It’s been a long time since the Scooby-Doo brand was resurrected with 1998’s Scooby-Doo on Zombie Island; several tv series, live-action movies, and a failed CG animated film have not sullied the good name of the talking dog. Now on it’s thirty-fifth instalment the straight-to-video series goes at a strong pace.
The Sword and the Scoob isn’t anything particularly amazing, the Mystery Inc. gang find themselves in Arthurian times and must battle Morgan le Fay and monsters while Shaggy goes missing. The joy has never been in the plotting of these animated movies but instead in the characters. Frank Welker can do Fred in his sleep and has been voicing him since the start, while Grey Griffin and Matthew Lillard are so perfect for the roles you hope they never retire from them. Kate Micucci is great voicing Velma imbuing her with the right amount of irony.
The main sticking point is that Welker is still a poor fit for voicing Scooby-Doo himself, his voice is so far removed from Don Messick’s original, you end up wishing they had kept Scott Innes for all the films. Even so, Nick Frost voicing Merlin is an inspired choice and offers plenty of schtick for him to sink his teeth into.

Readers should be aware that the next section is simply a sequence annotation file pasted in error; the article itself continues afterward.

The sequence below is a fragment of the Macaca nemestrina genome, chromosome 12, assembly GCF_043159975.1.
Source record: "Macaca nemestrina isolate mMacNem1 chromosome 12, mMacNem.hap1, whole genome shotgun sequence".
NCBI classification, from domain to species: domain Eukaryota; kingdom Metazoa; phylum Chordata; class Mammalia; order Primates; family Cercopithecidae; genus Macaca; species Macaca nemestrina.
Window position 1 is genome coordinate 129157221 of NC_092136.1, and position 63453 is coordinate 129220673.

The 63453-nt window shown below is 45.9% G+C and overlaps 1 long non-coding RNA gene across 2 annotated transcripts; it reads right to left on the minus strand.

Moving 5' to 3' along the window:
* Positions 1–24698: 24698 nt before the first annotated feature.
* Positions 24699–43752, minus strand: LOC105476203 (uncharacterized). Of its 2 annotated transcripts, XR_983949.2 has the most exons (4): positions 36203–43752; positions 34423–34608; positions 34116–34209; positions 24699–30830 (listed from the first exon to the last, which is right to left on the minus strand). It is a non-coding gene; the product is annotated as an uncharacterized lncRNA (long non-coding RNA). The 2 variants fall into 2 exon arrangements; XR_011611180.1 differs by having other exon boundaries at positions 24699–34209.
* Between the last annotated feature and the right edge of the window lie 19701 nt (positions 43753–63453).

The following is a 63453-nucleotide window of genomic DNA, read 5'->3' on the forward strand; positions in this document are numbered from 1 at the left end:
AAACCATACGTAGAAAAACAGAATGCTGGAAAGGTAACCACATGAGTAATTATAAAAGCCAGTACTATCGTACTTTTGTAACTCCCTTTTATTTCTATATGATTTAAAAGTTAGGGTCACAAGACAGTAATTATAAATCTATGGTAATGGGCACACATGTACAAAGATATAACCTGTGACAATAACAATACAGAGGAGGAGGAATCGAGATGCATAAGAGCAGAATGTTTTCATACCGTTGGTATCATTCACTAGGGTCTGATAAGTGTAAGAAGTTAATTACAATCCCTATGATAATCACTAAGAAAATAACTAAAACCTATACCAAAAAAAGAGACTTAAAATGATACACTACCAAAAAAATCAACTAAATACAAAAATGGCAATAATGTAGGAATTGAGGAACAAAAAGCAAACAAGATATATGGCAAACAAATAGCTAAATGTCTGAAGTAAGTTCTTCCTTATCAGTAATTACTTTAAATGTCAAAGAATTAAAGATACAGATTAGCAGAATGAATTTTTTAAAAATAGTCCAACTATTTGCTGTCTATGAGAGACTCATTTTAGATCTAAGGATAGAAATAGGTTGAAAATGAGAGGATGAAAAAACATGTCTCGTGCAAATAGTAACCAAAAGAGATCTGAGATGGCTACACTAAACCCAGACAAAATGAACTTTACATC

The film lacks the snappy fast paced feel of the series, yet in its feature length incarnation it doesn’t have the same building tension that the original four films had, despite the inclusion of real monsters. There’s never a sense of a real unfolding mystery, save for trying to find where Shaggy went. All in all, it’s a fun film, without much in the way of invention. Which is arguably the point, no one watches a Scooby-Doo movie expecting to be shocked or surprised, and this film doesn’t do that.
The animation itself is perfectly adequate, it feels more like a Saturday morning cartoon that happens to go on a bit long than it ever does an actual film. It’s zippy and bright without ever having that lovingly created animation style previous entries had. Unfortunately, the writing is also woeful in parts, it doesn’t have much in the way of wit, and plays to the broadest incarnations of each respective character.
With all that said, it’s a fun entry into the canon. Even if it lacks interest in the new characters, nor manages to offer much emotional heart to the ones that made the brand so beloved to begin with. The Sword and the Scoob sits as a distraction until the thirty-sixth film is released in the latter half of the year. Its intent being to quell young children for an hour with enough food munching and hyper running to tick the requisite boxes for the series. Neither Zoinks, nor Jinkies.
Dir. Maxwell Atoms, Christina Sotta, Mel Zwyer
Scr. Jeremy Adams, Maxwell Atoms
Prd. Maxwell Atoms, Spike Brandt, Jim Krieg, Colin A.B.V. Lewis
Cast. (voice) Matthew Lillard, Frank Welker, Grey Griffin, Kate Micucci, Jason Isaacs, Nick Frost
Music. Robert J. Kral
Runtime. 73 minutes